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News Release — April 8, 2004

Cambridge Fellow and Manuscripts Scholar de Hamel to Offer Pforzheimer Lecture on "The Medieval Book of Hours"

"No one has ever counted up how many Books of Hours still exist. It would be possible, but would require patience, as Books of Hours are now more widely scattered around the world than any other object made in the Middle Ages. Though fair numbers of them have ended up in major national libraries, these manuscripts have always been rather despised by serious librarians and have been enormously admired by private collectors. That is exactly why Books of Hours were made..." --- Christopher de Hamel from his book A History of Illuminated Manuscripts

During the late Middle Ages, the Book of Hours developed as a popular devotional text for the laity, who would recite the particular prayer for the hour of the day and time of year according to the ecclesiastical calendar. This year's Carl and Lily Pforzheimer Lecture will concentrate on these unique medieval manuscripts by featuring preeminent authority Christopher de Hamel. The event will take place on Thursday, April 15 at 7 p.m. in the Prothro Theater at the Ransom Center.

Dr. de Hamel, Donnelley Fellow Librarian of Corpus Christi College, Cambridge, has written a number of books on the subjects of medieval manuscripts and book history including A History of Illuminated Manuscripts (1986), Scribes and Illuminators (1992), and The Book. A History of The Bible (2001), his expertise developed in 25 years of work at Sotheby's where he served as senior director and director of the department of Western Manuscripts. During his time with the auction house, de Hamel was responsible for all sales of medieval and illuminated manuscripts, including such notable sales as the Gospels of Henry the Lion, which sold for $12 million in 1983; the most valuable single sale of books -- the Fürstenburg manuscripts in 1993; and the most valuable single book ever sold­the Sherborne Missal, to the British Library in 1999. Dr. de Hamel will attempt to shed some light on the medieval Book of Hours -- several variations of which, lavishly illustrated, are contained in the Ransom Center's collections -- through this lecture and accompanying slide presentation.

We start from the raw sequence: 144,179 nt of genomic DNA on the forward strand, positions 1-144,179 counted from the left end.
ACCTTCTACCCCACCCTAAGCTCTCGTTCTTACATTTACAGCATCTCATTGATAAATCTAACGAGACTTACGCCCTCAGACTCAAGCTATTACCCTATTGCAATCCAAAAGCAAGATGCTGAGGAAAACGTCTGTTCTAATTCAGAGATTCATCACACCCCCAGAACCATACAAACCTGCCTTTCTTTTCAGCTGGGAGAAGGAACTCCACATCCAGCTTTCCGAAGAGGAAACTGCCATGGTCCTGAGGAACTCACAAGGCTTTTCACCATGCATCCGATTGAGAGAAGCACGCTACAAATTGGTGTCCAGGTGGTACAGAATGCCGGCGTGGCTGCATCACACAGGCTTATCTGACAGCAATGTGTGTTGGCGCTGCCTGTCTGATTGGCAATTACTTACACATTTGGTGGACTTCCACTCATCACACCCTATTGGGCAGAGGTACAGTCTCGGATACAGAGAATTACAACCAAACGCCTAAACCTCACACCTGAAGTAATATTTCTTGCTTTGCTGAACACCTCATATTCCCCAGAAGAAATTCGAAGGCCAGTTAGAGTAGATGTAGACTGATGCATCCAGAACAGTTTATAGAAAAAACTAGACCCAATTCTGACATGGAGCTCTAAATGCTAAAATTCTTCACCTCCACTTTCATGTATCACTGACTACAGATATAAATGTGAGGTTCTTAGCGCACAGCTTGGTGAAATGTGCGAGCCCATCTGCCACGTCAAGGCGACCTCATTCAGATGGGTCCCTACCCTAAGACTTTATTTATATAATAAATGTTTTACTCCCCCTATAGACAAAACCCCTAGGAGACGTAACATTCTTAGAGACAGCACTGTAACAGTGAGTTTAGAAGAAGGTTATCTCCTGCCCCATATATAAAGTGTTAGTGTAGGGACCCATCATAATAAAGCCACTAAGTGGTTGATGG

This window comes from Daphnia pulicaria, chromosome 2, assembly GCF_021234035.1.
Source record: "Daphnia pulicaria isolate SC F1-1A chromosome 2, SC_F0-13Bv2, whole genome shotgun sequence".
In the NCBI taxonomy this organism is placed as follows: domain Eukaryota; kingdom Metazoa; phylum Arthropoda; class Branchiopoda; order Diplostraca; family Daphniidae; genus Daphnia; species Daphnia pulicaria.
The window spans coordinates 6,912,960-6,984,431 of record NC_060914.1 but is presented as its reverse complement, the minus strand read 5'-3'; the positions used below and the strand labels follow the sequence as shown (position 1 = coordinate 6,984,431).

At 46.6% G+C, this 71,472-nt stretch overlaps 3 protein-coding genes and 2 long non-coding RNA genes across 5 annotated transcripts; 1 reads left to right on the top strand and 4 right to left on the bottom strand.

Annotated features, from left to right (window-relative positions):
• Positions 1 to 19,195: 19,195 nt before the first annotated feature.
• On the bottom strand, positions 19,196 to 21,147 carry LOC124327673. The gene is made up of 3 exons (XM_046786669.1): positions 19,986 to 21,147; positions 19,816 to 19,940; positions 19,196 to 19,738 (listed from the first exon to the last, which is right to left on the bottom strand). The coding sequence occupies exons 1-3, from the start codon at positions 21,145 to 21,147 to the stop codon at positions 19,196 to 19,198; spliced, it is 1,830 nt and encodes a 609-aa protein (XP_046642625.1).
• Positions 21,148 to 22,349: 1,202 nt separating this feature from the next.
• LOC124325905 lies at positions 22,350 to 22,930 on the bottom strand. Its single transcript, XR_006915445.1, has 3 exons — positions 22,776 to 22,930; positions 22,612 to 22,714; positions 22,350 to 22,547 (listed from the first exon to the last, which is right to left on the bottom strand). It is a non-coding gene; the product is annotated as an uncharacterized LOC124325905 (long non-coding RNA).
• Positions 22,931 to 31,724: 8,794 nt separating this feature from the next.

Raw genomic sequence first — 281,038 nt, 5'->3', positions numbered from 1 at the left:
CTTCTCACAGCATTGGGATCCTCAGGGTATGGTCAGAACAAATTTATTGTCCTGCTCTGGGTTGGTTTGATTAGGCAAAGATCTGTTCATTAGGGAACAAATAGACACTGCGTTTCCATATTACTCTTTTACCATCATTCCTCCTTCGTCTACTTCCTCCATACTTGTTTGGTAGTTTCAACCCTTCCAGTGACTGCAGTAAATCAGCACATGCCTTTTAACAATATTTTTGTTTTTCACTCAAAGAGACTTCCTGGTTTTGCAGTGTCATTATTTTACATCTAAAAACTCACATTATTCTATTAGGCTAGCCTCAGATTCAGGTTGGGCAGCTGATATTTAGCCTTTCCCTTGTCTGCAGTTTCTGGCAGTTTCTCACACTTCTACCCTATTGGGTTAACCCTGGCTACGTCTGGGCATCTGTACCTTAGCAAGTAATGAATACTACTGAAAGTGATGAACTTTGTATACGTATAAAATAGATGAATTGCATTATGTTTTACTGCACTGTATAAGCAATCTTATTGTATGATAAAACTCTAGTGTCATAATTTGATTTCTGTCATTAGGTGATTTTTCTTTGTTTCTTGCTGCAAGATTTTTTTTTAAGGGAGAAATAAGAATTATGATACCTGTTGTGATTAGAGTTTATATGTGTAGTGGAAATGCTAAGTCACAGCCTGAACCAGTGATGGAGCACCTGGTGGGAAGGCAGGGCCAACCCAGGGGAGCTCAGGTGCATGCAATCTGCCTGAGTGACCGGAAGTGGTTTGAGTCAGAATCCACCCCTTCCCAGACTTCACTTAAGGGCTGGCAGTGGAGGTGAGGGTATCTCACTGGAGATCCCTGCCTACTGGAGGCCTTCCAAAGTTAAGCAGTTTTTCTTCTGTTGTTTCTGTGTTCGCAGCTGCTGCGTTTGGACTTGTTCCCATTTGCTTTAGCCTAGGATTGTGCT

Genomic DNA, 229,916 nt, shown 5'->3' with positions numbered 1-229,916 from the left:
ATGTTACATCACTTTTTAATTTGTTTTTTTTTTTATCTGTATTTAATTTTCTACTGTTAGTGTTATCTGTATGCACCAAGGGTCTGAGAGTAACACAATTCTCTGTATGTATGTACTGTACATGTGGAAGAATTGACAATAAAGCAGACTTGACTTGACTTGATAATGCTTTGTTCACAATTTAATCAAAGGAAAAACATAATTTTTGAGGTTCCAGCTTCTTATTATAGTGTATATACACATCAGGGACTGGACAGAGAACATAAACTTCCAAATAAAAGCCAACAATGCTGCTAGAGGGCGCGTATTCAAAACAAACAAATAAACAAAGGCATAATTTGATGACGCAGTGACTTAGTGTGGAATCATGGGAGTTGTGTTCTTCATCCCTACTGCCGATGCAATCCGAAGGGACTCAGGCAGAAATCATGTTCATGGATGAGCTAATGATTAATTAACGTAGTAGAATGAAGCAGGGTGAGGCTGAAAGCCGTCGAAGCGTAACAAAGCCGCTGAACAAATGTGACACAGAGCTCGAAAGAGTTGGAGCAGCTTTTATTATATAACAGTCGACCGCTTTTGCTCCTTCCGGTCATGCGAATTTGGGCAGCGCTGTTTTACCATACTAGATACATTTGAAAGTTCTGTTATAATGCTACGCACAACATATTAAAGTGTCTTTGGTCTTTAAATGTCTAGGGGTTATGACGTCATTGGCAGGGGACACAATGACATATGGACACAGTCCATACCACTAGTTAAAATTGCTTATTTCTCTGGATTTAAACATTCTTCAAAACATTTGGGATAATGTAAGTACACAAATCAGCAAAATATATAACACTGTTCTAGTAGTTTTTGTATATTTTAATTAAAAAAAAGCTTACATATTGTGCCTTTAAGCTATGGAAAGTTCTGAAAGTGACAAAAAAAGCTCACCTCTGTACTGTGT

About the Pforzheimer Lecture

The Carl and Lily Pforzheimer Lecture was established to honor the Ransom Center's Carl and Lily Pforzheimer Library, acquired in 1986. Carl H. Pforzheimer, a New York investment banker and bibliophile who died in 1947, formed the library from acquisitions he made primarily in the 1920s and 1930s. One of the world's most important collections of English literature, it comprises over 1,100 volumes and about 250 groups of letters and manuscripts that represent the foundations of English Culture. Past speakers in the Pforzheimer Lecture series have included Anthony Hobson, author of Great Libraries, Nicholas Basbanes, author of A Gentle Madness: Bibliophiles, Bibliomanes, and the Eternal Passion for Books, and Paul Needham, Scheide Librarian at Princeton.

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